About five lakh farmers in Tamil Nadu have been waiting for subsidised power connection for their pump sets for the past 20 years, alleged a farmer leader in Chennai on Friday (November 29). Subsidised power connection was introduced in the state’s agricultural sector in the late 1970s.
According to Cauvery Dhanapal, president, Federation of Tamil Nadu Farmers Association, around three to five lakh farmers have not received subsidised power connection because of the acute electricity shortage in the state. “Increasing the power generation has never been a priority for the state government,” Dhanapal alleged.
Speaking at a national conference on consumer engagement in the electricity sector held in the state capital, Dhanapal said the power consumption by agriculture sector has increased because of rampant boring.
“Borewell irrigation is used in 17% of the total 40 lakh hectares of agricultural lands across the state. The state government allocates about ₹750 crore annually for providing subsidised power,” he added.
In 1998, around 18 lakh pump sets were used in the state, but the number now has increased to 24 lakh, he said. “About 60% of the pump sets are used in the Delta districts, due to which, the region used to contribute 52% to the total food production by the state. But now it has been reduced to 36%,” he added.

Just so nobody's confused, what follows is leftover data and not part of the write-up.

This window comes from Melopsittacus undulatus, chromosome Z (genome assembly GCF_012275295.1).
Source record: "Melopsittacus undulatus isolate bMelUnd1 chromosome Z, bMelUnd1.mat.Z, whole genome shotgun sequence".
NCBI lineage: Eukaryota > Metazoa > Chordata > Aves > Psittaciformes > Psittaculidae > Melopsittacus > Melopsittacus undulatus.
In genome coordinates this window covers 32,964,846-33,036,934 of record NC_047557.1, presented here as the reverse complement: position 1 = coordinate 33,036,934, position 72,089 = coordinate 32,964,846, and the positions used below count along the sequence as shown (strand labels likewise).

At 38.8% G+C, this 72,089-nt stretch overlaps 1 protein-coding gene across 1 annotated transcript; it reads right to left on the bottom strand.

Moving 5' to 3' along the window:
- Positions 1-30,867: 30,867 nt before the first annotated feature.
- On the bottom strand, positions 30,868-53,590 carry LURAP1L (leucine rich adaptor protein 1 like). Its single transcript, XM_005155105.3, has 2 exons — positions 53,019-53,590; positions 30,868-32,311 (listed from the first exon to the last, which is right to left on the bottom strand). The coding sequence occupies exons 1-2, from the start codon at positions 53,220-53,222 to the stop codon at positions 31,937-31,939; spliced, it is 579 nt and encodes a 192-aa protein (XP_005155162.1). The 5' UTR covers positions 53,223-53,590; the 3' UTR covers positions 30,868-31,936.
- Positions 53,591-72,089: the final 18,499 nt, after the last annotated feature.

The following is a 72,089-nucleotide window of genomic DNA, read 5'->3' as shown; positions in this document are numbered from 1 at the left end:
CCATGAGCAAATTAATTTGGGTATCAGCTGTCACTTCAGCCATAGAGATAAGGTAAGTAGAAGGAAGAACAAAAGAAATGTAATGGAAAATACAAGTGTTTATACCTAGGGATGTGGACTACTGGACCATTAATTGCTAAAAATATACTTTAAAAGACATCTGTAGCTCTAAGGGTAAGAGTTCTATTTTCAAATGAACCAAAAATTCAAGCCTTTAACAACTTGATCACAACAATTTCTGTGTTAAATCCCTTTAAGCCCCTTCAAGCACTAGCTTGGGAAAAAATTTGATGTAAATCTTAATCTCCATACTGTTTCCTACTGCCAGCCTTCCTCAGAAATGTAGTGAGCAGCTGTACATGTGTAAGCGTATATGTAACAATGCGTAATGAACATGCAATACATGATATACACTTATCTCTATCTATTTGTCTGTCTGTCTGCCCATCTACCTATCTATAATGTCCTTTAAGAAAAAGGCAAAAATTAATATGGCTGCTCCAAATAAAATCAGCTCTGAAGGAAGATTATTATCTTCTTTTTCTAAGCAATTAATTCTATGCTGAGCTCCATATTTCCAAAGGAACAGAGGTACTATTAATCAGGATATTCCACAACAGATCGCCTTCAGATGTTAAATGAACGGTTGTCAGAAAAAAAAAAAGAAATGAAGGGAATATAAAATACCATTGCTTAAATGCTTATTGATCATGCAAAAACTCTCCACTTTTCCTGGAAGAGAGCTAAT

Dhanapal said the major reason for this decline in food production in the Delta region is the rampant extraction of groundwater, which leads to salinisation of the land. The other reason was the Cauvery dispute, he said.
After the DMK came to power, he said, a ‘1,000 point program’ was introduced in the state, under which, a ‘land development bank’ was created and the government started providing 1,000 free pump sets every year between late 60s and late 80s. “This led to the increase in usage of pump sets in the state,” he lamented.
In the initial years, borewell irrigation increased the cultivation and provided employment opportunity for 83 days, he claimed. “But it soon became a curse. Take Nagapattinam district for instance. It has 11 blocks, of which 10 were termed as ‘black belt blocks’ since they have no groundwater. Due to this, 57% of the land there has become useless for agriculture,” Dhanapal added.
In order to encourage the use of solar power, the state government had in 2017 introduced a scheme providing 90% subsidy on solar pump sets to farmers willing to quit the waiting list for subsidised power connection.
“But the scheme has disadvantages as the 5hp pump sets won’t run efficiently in the night. After 6 pm, when there’s no sunlight, a farmer will not be able to save solar power. Also, there is no guarantee for the solar panels. Some farmers, who have a secondary source of income, can pay ₹3 lakh to ₹7 lakh under ‘tatkal’ and get priority in getting subsidised power connection. But those who wholly depend on agriculture cannot afford that,” said Dhanapal.
To reduce dependency on conventional electricity, he demands that the central and state governments must provide subsidies to biogas plants to run the pump sets.